Alerts are important part of our monitoring and probably the most important one. Getting data and visualizing it is the foundation for alerts but in order to move to actual monitoring you need alerts. I can tell you nobody sits all day in front of dashboard and looks at visualized data. Alerts are also our knowledge of our applications and infrastructure gathered to help us when things are not going as planned. I wanted to write this blog post series for quite some time and I think this is the right time to do it. The reason for that is Classic Azure alerts are being deprecated and the vision of unified alerting capabilities is coming together and becoming more powerful… sort of. I will comment on parts that I think could and should be improved and hopefully they will be. I also expect some new features around Ignite as usually that is when Microsoft reveals some new stuff. They actually do it all the time it just the end development of some features matches Ignite conference time frame.
Lately I have seen some questions and discussions that I have also been involved around which management services/tools should be used when you are doing multi-cloud. Before diving into that area let’s first dive into the multi-cloud thingy. RightScale has report for year 2019 called STATE OF THE CLOUDREPORT that give us what is the current state of companies in that area. If we look at the report we will see that multi-cloud strategy is rising but if we look in the details the strategy of having multiple public or private clouds is actually starting to decline, slightly but still decline. I think that decline will continue over the next years. For me it makes sense if you have the bigger part of your cloud workloads in a single public cloud and may be some small part into another public cloud. My opinion is that it is better to put your bets into a single public cloud. I do not think there are much of benefits if you do multi-public cloud strategy. As for putting workloads on-premises the hybrid cloud strategy I think will be still valid at least for the next 10 years. With that said never the less there are still companies that have multi-cloud strategy with multiple public clouds. And this brings us back to our topic. You have probably heard similar questions like:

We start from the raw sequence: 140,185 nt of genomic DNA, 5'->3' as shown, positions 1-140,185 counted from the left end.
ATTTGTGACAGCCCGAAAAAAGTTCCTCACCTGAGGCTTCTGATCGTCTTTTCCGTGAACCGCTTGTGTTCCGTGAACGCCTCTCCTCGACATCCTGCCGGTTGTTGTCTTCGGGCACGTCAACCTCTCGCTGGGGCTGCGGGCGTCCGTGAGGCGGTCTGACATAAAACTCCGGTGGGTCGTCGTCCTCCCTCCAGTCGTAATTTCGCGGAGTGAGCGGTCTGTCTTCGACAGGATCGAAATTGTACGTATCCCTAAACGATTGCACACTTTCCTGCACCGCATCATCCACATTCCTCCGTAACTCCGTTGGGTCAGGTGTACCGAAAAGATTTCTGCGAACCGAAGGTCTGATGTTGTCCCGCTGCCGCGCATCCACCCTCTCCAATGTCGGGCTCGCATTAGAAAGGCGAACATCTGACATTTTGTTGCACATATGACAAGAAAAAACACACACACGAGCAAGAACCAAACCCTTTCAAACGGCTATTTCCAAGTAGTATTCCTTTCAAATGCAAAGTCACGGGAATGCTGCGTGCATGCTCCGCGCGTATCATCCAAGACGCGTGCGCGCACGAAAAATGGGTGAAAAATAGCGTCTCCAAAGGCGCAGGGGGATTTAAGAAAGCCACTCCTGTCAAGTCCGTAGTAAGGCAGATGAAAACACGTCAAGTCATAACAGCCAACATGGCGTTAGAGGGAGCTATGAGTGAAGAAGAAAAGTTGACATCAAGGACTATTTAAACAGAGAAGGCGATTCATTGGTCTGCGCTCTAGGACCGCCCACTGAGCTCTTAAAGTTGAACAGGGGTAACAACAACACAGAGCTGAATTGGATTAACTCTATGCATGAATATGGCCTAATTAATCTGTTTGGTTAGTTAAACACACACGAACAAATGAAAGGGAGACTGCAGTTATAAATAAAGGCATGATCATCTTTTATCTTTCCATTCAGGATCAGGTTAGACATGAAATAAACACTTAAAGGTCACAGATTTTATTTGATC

Lately you haven’t seen new blog posts by me due to diverting my community time and efforts towards Inside Azure Management book. As now I have finished most of my work on the book I can focus again on blogging.
I very often work closely with the ARM team by giving them feedback and features like Azure Resource Manager template language additions are appearing because of that feedback and I am sure the feedback by many other MVPs, partners and customers. Because of that I never settle for workarounds where you can do something natively within ARM template. I have previously blogged about an issue with deploying Azure Policy definitions via ARM template:
For the last a couple of years many Azure services has started to produce diagnostic logs and metrics. These two allows you to monitor and troubleshoot the Azure Services. Unfortunately still there are some services that are missing those. To pull diagnostic logs and metrics Azure Monitor has capability called Diagnostic settings which allows you to place them on Azure Storage, Event Hub or Log Analytics. Microsoft has done a good job to document many of diagnostic logs available but still I find some services that haven’t be documented. Luckily there is a way to find what diagnostic logs are available for a service (resource) and this blog post will focus on that.